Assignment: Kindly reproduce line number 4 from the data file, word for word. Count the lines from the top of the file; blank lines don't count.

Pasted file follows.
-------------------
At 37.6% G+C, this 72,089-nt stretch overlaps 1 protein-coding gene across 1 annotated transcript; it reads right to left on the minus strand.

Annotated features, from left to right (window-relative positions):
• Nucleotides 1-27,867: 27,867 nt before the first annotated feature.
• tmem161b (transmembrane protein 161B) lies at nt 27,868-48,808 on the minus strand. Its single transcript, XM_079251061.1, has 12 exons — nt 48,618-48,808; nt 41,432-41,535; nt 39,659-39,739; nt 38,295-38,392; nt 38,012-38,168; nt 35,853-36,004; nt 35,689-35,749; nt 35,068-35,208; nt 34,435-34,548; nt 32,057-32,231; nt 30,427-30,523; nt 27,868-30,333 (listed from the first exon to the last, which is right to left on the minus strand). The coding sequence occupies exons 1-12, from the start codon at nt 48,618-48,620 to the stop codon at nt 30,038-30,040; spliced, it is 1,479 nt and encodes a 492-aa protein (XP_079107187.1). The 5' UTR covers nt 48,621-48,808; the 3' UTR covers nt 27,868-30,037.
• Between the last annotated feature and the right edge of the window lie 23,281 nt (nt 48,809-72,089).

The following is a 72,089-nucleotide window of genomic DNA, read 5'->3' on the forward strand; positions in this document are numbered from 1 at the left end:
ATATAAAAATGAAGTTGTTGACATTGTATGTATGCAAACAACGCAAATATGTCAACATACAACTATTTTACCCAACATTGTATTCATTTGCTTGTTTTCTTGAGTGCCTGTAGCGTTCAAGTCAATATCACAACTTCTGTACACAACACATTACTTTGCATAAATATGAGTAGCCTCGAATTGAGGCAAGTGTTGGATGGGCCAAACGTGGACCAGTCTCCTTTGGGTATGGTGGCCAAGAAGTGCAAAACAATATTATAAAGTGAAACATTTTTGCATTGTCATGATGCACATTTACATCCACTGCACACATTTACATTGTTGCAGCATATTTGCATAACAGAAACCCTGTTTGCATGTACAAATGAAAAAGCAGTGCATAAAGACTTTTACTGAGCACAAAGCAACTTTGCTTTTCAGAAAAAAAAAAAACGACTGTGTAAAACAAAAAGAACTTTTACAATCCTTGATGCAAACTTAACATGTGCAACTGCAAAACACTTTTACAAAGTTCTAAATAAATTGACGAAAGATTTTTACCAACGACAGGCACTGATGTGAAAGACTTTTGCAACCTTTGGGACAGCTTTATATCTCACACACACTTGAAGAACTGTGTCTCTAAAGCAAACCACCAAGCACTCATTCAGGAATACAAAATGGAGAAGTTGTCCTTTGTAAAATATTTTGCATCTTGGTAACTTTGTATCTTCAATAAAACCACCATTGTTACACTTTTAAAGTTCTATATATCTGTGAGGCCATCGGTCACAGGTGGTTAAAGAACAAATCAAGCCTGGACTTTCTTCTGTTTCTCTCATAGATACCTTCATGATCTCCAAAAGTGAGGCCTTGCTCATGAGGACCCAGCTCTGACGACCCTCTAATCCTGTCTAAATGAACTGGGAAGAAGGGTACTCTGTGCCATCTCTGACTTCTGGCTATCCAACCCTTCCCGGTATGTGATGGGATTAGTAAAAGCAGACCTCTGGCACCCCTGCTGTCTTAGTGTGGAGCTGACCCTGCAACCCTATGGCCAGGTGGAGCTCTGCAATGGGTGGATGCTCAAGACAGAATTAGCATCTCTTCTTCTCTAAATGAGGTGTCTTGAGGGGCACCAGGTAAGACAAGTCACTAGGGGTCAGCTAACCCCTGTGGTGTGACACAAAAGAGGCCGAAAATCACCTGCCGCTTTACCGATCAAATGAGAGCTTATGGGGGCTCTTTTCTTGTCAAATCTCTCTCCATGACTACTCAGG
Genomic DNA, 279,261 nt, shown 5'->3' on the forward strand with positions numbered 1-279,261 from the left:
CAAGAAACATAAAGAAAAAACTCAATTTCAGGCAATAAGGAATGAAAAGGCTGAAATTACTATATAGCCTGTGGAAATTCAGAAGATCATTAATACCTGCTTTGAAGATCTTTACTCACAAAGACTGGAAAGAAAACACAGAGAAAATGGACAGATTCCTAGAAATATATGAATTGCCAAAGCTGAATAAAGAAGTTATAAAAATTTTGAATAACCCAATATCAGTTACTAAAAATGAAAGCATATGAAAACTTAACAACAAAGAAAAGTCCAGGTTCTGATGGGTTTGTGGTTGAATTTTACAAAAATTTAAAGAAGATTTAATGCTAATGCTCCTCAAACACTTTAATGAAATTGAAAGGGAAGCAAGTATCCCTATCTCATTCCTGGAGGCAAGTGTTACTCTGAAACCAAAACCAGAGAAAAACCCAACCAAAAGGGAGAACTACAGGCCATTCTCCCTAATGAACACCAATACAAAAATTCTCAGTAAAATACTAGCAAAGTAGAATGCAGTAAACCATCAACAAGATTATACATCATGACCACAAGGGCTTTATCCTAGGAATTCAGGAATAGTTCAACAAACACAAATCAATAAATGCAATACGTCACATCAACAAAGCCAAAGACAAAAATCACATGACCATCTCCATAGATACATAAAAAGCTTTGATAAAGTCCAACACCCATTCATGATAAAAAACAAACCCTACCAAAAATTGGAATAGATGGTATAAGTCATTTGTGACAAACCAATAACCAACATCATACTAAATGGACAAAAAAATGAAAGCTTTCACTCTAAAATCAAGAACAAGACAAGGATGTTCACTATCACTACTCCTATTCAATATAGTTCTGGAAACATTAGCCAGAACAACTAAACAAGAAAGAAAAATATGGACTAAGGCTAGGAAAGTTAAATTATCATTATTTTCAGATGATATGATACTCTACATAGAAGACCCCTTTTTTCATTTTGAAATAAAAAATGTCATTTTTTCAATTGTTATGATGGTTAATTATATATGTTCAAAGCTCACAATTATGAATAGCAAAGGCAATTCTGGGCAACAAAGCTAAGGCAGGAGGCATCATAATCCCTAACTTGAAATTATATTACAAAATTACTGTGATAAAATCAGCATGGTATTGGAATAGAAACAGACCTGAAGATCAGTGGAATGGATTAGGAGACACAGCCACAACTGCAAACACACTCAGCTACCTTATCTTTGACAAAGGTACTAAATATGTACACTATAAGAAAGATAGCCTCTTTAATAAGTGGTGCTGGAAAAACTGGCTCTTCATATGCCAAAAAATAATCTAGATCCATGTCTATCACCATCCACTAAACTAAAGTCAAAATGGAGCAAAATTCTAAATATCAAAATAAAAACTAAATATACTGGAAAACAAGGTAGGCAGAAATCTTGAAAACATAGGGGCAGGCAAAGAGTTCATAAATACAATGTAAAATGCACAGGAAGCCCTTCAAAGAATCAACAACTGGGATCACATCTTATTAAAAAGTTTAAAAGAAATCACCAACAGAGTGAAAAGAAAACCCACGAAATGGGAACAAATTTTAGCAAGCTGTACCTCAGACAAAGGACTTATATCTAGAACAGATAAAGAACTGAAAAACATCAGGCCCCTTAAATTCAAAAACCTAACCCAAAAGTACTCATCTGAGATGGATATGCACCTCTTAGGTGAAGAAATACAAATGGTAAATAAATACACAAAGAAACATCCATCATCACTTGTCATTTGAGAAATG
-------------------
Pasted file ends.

• tmem161b (transmembrane protein 161B) lies at nt 27,868-48,808 on the minus strand. Its single transcript, XM_079251061.1, has 12 exons — nt 48,618-48,808; nt 41,432-41,535; nt 39,659-39,739; nt 38,295-38,392; nt 38,012-38,168; nt 35,853-36,004; nt 35,689-35,749; nt 35,068-35,208; nt 34,435-34,548; nt 32,057-32,231; nt 30,427-30,523; nt 27,868-30,333 (listed from the first exon to the last, which is right to left on the minus strand). The coding sequence occupies exons 1-12, from the start codon at nt 48,618-48,620 to the stop codon at nt 30,038-30,040; spliced, it is 1,479 nt and encodes a 492-aa protein (XP_079107187.1). The 5' UTR covers nt 48,621-48,808; the 3' UTR covers nt 27,868-30,037.